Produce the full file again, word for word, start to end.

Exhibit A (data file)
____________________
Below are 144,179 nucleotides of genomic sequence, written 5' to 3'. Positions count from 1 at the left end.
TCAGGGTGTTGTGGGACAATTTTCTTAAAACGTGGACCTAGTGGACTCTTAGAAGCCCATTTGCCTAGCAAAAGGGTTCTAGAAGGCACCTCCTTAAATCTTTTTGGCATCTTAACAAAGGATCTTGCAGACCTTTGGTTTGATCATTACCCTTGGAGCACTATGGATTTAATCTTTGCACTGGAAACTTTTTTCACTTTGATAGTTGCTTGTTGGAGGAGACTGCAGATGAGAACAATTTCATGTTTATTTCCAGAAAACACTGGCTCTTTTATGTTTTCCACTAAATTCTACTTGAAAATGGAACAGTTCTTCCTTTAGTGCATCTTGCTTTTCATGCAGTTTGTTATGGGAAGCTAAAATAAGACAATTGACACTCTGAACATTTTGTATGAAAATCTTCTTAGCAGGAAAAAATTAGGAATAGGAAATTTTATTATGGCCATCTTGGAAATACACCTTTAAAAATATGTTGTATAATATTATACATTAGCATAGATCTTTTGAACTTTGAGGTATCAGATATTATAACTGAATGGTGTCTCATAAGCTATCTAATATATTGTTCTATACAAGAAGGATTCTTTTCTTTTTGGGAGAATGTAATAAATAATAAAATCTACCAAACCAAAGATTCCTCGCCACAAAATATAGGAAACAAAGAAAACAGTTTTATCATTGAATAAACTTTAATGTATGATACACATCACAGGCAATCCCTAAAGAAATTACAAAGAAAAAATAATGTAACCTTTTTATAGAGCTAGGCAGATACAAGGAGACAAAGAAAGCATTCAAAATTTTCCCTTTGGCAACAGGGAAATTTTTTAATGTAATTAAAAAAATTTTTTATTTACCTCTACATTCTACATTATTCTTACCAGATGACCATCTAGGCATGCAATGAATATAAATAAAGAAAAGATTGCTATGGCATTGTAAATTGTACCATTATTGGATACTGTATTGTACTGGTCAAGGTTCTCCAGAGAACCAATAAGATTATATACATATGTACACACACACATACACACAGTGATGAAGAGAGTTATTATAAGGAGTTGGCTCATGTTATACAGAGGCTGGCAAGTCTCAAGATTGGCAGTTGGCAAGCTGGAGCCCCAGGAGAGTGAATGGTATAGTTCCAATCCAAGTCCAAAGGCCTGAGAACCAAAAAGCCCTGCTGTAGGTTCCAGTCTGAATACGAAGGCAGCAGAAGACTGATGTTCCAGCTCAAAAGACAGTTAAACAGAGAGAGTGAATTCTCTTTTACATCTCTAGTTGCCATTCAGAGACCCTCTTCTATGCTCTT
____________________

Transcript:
Below are 144,179 nucleotides of genomic sequence, written 5' to 3'. Positions count from 1 at the left end.
TCAGGGTGTTGTGGGACAATTTTCTTAAAACGTGGACCTAGTGGACTCTTAGAAGCCCATTTGCCTAGCAAAAGGGTTCTAGAAGGCACCTCCTTAAATCTTTTTGGCATCTTAACAAAGGATCTTGCAGACCTTTGGTTTGATCATTACCCTTGGAGCACTATGGATTTAATCTTTGCACTGGAAACTTTTTTCACTTTGATAGTTGCTTGTTGGAGGAGACTGCAGATGAGAACAATTTCATGTTTATTTCCAGAAAACACTGGCTCTTTTATGTTTTCCACTAAATTCTACTTGAAAATGGAACAGTTCTTCCTTTAGTGCATCTTGCTTTTCATGCAGTTTGTTATGGGAAGCTAAAATAAGACAATTGACACTCTGAACATTTTGTATGAAAATCTTCTTAGCAGGAAAAAATTAGGAATAGGAAATTTTATTATGGCCATCTTGGAAATACACCTTTAAAAATATGTTGTATAATATTATACATTAGCATAGATCTTTTGAACTTTGAGGTATCAGATATTATAACTGAATGGTGTCTCATAAGCTATCTAATATATTGTTCTATACAAGAAGGATTCTTTTCTTTTTGGGAGAATGTAATAAATAATAAAATCTACCAAACCAAAGATTCCTCGCCACAAAATATAGGAAACAAAGAAAACAGTTTTATCATTGAATAAACTTTAATGTATGATACACATCACAGGCAATCCCTAAAGAAATTACAAAGAAAAAATAATGTAACCTTTTTATAGAGCTAGGCAGATACAAGGAGACAAAGAAAGCATTCAAAATTTTCCCTTTGGCAACAGGGAAATTTTTTAATGTAATTAAAAAAATTTTTTATTTACCTCTACATTCTACATTATTCTTACCAGATGACCATCTAGGCATGCAATGAATATAAATAAAGAAAAGATTGCTATGGCATTGTAAATTGTACCATTATTGGATACTGTATTGTACTGGTCAAGGTTCTCCAGAGAACCAATAAGATTATATACATATGTACACACACACATACACACAGTGATGAAGAGAGTTATTATAAGGAGTTGGCTCATGTTATACAGAGGCTGGCAAGTCTCAAGATTGGCAGTTGGCAAGCTGGAGCCCCAGGAGAGTGAATGGTATAGTTCCAATCCAAGTCCAAAGGCCTGAGAACCAAAAAGCCCTGCTGTAGGTTCCAGTCTGAATACGAAGGCAGCAGAAGACTGATGTTCCAGCTCAAAAGACAGTTAAACAGAGAGAGTGAATTCTCTTTTACATCTCTAGTTGCCATTCAGAGACCCTCTTCTATGCTCTT